What is the role of beta-blockers in the treatment of acute coronary syndrome (ACS)?

Updated: Sep 30, 2020
  • Author: David L Coven, MD, PhD; Chief Editor: Eric H Yang, MD  more...
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Answer

Beta-blockers are indicated in all patients unless they have the following contraindications:

  • Systolic blood pressure less than 90 mm Hg

  • Cardiogenic shock

  • Severe bradycardia

  • Second- or third-degree heart block

  • Asthma or emphysema that is sensitive to beta agonists

  • Peripheral vascular disease

  • Uncompensated CHF

Beta blockers reduce oxygen demand and ventricular wall tension. They also decrease mortality and adverse cardiovascular events. These drugs may prevent mechanical complications of myocardial infarction, including rupture of the papillary muscle, left ventricular free wall, and ventricular septum. Beta blockers meliorate dynamic obstruction of the left ventricular outflow tract in patients with apical infarct and hyperdynamic basal segments.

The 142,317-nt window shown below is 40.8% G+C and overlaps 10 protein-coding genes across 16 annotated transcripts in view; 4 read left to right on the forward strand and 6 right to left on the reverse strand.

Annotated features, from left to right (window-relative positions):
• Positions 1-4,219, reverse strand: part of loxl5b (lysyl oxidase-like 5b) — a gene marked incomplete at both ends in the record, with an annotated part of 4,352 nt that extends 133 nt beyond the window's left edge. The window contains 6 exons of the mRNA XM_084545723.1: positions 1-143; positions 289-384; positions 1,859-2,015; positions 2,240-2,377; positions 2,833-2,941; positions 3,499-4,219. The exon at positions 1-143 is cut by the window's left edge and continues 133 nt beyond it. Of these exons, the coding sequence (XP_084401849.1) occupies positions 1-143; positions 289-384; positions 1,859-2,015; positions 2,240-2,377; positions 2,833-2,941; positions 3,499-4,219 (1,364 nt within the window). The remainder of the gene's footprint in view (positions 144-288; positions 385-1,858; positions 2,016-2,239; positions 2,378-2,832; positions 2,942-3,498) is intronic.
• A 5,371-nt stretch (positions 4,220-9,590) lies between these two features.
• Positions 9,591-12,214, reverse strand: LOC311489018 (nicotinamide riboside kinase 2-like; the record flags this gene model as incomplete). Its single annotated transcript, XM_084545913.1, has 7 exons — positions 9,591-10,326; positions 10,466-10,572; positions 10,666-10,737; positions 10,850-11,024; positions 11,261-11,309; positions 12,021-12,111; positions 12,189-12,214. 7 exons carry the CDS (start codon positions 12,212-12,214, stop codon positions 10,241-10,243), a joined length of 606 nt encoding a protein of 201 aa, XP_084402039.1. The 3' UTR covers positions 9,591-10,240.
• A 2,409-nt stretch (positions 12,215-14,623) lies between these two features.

The most frequently used regimen is IV metoprolol 2-5 mg given every 5 minutes (up to 15 mg total) followed by 25-100 mg given orally twice a day.

Beta-blockers should not be used acutely in patients with cardiogenic shock or signs of heart failure on presentation.


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